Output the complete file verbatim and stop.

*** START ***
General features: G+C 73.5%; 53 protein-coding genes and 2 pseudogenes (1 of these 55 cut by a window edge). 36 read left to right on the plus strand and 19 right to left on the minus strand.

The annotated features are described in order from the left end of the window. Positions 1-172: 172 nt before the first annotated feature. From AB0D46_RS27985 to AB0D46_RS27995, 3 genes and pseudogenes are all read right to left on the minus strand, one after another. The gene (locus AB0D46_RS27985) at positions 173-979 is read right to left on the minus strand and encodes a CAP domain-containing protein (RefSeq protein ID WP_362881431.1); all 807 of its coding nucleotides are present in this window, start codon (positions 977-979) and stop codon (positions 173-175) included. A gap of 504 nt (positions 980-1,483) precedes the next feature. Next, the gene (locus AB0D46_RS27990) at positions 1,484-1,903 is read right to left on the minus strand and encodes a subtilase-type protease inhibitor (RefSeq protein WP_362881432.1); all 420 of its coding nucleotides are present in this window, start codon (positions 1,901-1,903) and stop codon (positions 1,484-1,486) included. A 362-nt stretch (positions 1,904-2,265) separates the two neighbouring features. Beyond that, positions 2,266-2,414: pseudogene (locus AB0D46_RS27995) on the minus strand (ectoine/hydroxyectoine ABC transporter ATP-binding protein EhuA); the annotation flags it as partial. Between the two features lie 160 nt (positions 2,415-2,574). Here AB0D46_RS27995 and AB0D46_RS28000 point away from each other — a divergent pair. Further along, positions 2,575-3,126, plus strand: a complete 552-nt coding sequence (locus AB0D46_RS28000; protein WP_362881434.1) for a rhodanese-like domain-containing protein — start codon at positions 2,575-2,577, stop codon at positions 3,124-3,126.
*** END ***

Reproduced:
General features: G+C 73.5%; 53 protein-coding genes and 2 pseudogenes (1 of these 55 cut by a window edge). 36 read left to right on the plus strand and 19 right to left on the minus strand.

The annotated features are described in order from the left end of the window. Positions 1-172: 172 nt before the first annotated feature. From AB0D46_RS27985 to AB0D46_RS27995, 3 genes and pseudogenes are all read right to left on the minus strand, one after another. The gene (locus AB0D46_RS27985) at positions 173-979 is read right to left on the minus strand and encodes a CAP domain-containing protein (RefSeq protein ID WP_362881431.1); all 807 of its coding nucleotides are present in this window, start codon (positions 977-979) and stop codon (positions 173-175) included. A gap of 504 nt (positions 980-1,483) precedes the next feature. Next, the gene (locus AB0D46_RS27990) at positions 1,484-1,903 is read right to left on the minus strand and encodes a subtilase-type protease inhibitor (RefSeq protein WP_362881432.1); all 420 of its coding nucleotides are present in this window, start codon (positions 1,901-1,903) and stop codon (positions 1,484-1,486) included. A 362-nt stretch (positions 1,904-2,265) separates the two neighbouring features. Beyond that, positions 2,266-2,414: pseudogene (locus AB0D46_RS27995) on the minus strand (ectoine/hydroxyectoine ABC transporter ATP-binding protein EhuA); the annotation flags it as partial. Between the two features lie 160 nt (positions 2,415-2,574). Here AB0D46_RS27995 and AB0D46_RS28000 point away from each other — a divergent pair. Further along, positions 2,575-3,126, plus strand: a complete 552-nt coding sequence (locus AB0D46_RS28000; protein WP_362881434.1) for a rhodanese-like domain-containing protein — start codon at positions 2,575-2,577, stop codon at positions 3,124-3,126.